I grew up in Las Vegas, and the rise of post modern architecture and its eventual fall from fashion never seemed that eventful, it was just the way casinos in Vegas were designed. It is only looking back that I can now see what a special city it was to grow up in.
Last week’s “Design Observer” podcast re-explored the question of whether designers should go through a rigorous licensing procedure the same way interior designers do (at least here in Nevada they do). I recall the debates on the subject in the late 1990s. Many of the same objections are being raised today, but the pros of licensure now have a completely different, and more compelling argument than they did 20 years ago.
Michael Bierut and Jessica Helmand do a great job presenting the framework of the debate without pressing any final conclusion on us. It’s well worth the time to give this podcast a listen. In the end it’s unlikely that design licensure is in our futures, but I do believe it is imperative to debate the ethical and moral obligations that designers have in a world that is increasingly turning to design to solve complex problems.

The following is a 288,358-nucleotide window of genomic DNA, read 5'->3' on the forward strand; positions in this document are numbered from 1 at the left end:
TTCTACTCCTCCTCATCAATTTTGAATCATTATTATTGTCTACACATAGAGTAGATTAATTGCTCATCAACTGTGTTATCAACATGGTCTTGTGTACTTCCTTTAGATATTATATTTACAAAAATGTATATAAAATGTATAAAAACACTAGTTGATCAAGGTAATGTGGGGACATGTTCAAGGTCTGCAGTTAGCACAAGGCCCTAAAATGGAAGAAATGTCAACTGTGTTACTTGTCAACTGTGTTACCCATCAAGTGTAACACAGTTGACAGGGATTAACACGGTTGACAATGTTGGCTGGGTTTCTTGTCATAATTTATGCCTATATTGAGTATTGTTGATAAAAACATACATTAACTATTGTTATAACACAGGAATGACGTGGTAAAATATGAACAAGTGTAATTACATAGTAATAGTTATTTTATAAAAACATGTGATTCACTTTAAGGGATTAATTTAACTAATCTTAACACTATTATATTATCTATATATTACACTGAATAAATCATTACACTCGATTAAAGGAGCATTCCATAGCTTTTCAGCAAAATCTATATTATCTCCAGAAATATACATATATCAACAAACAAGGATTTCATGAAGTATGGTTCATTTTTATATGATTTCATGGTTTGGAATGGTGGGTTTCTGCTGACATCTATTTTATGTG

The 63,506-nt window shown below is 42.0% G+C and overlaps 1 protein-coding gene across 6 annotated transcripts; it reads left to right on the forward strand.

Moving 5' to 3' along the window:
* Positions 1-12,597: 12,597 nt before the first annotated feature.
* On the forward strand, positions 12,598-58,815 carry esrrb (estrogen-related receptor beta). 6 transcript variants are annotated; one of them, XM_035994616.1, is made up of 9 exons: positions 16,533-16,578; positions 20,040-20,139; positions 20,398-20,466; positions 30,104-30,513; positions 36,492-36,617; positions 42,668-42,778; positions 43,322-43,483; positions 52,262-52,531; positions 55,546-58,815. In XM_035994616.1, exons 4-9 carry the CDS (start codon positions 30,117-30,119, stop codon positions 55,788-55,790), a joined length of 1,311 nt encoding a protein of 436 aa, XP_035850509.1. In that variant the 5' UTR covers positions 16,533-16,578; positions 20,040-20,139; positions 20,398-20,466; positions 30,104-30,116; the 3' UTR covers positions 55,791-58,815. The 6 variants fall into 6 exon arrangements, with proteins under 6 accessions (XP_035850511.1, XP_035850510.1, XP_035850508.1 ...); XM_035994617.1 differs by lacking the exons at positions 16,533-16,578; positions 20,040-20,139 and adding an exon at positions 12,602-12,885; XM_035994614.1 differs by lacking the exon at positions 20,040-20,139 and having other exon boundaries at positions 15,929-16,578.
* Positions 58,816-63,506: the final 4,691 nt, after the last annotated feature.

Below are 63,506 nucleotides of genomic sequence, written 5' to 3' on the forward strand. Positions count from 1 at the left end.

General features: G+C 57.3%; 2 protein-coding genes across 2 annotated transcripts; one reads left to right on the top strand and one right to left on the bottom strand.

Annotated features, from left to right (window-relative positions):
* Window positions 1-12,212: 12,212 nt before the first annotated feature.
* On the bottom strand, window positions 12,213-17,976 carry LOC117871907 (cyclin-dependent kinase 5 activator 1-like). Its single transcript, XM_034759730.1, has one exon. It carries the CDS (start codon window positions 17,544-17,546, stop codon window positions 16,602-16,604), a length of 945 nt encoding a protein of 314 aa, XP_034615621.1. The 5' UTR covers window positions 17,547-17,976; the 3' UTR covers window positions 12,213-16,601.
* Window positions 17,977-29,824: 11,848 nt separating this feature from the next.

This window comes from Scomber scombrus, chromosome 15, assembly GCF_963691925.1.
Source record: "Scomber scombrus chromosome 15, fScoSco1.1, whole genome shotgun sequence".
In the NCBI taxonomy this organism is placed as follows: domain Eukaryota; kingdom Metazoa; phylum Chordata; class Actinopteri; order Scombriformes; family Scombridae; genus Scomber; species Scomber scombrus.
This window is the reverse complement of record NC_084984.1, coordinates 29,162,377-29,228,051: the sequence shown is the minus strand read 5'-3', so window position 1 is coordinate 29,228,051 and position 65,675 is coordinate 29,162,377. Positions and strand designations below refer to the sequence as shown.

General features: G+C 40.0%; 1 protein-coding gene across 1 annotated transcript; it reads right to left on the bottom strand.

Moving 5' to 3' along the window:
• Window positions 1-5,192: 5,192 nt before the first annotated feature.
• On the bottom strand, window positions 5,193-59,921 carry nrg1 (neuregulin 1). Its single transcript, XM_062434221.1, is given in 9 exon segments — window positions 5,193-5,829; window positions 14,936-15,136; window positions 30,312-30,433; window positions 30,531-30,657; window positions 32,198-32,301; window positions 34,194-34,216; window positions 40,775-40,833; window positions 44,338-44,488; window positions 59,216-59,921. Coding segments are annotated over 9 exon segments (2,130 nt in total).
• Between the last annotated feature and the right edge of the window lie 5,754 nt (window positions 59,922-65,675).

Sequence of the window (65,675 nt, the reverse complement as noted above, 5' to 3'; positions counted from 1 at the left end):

Orana Velarde has written an excellent article on Visme.co describing why gender neutral design is becoming increasingly important, and defining each element that contributes to gender in graphic design. I especially liked the demonstration of how color can change the gender of specific typefaces.
Be sure to save or print the sample graphic in the article to use as a guide either for gender neutral design, or to help target a specific audience gender when that’s the appropriate goal.
Every brand needs to tell its story to attract and keep customers. Finding the right way to visually tell a brand’s story can be a challenge for designers. First, we need to throughly understand the story ourselves, and also understand our audience.
Creative Bloq has assembled a short to-do list for creatives, together with sample cases and links to take a deeper dive. This read is well worth a few minutes of your time.